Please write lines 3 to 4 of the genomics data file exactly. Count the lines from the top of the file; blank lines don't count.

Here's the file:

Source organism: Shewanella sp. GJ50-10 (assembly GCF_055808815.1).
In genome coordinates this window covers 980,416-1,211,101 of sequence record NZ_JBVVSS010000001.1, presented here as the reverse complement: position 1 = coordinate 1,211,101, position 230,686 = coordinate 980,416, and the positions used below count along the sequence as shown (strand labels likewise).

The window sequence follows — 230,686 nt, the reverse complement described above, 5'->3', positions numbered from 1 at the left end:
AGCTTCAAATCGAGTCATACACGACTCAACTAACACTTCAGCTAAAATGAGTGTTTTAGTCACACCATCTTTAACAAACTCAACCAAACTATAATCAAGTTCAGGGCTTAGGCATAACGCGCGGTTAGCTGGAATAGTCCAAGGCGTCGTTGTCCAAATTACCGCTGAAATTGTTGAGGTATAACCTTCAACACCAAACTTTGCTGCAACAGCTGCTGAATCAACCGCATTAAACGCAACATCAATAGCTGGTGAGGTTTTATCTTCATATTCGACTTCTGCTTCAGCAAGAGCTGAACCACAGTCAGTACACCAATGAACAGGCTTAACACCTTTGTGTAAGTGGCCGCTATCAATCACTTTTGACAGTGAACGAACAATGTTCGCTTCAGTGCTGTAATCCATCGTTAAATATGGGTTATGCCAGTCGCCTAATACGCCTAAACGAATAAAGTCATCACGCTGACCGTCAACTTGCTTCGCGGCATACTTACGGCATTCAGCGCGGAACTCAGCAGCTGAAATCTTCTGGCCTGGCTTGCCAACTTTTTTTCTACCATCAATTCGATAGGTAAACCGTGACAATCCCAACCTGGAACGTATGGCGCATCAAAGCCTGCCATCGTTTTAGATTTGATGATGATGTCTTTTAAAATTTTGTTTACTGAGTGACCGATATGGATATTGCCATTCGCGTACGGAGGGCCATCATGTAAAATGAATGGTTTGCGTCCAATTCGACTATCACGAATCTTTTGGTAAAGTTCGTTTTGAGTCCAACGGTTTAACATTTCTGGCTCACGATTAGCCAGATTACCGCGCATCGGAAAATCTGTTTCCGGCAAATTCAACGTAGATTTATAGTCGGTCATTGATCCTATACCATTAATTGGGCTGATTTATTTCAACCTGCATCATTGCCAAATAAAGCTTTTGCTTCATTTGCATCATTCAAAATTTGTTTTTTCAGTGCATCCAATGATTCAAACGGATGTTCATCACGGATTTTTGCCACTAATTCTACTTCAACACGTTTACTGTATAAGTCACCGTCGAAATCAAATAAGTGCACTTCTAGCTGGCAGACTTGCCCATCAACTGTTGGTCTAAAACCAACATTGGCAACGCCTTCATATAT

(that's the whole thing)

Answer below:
The window sequence follows — 230,686 nt, the reverse complement described above, 5'->3', positions numbered from 1 at the left end:
AGCTTCAAATCGAGTCATACACGACTCAACTAACACTTCAGCTAAAATGAGTGTTTTAGTCACACCATCTTTAACAAACTCAACCAAACTATAATCAAGTTCAGGGCTTAGGCATAACGCGCGGTTAGCTGGAATAGTCCAAGGCGTCGTTGTCCAAATTACCGCTGAAATTGTTGAGGTATAACCTTCAACACCAAACTTTGCTGCAACAGCTGCTGAATCAACCGCATTAAACGCAACATCAATAGCTGGTGAGGTTTTATCTTCATATTCGACTTCTGCTTCAGCAAGAGCTGAACCACAGTCAGTACACCAATGAACAGGCTTAACACCTTTGTGTAAGTGGCCGCTATCAATCACTTTTGACAGTGAACGAACAATGTTCGCTTCAGTGCTGTAATCCATCGTTAAATATGGGTTATGCCAGTCGCCTAATACGCCTAAACGAATAAAGTCATCACGCTGACCGTCAACTTGCTTCGCGGCATACTTACGGCATTCAGCGCGGAACTCAGCAGCTGAAATCTTCTGGCCTGGCTTGCCAACTTTTTTTCTACCATCAATTCGATAGGTAAACCGTGACAATCCCAACCTGGAACGTATGGCGCATCAAAGCCTGCCATCGTTTTAGATTTGATGATGATGTCTTTTAAAATTTTGTTTACTGAGTGACCGATATGGATATTGCCATTCGCGTACGGAGGGCCATCATGTAAAATGAATGGTTTGCGTCCAATTCGACTATCACGAATCTTTTGGTAAAGTTCGTTTTGAGTCCAACGGTTTAACATTTCTGGCTCACGATTAGCCAGATTACCGCGCATCGGAAAATCTGTTTCCGGCAAATTCAACGTAGATTTATAGTCGGTCATTGATCCTATACCATTAATTGGGCTGATTTATTTCAACCTGCATCATTGCCAAATAAAGCTTTTGCTTCATTTGCATCATTCAAAATTTGTTTTTTCAGTGCATCCAATGATTCAAACGGATGTTCATCACGGATTTTTGCCACTAATTCTACTTCAACACGTTTACTGTATAAGTCACCGTCGAAATCAAATAAGTGCACTTCTAGCTGGCAGACTTGCCCATCAACTGTTGGTCTAAAACCAACATTGGCAACGCCTTCATATAT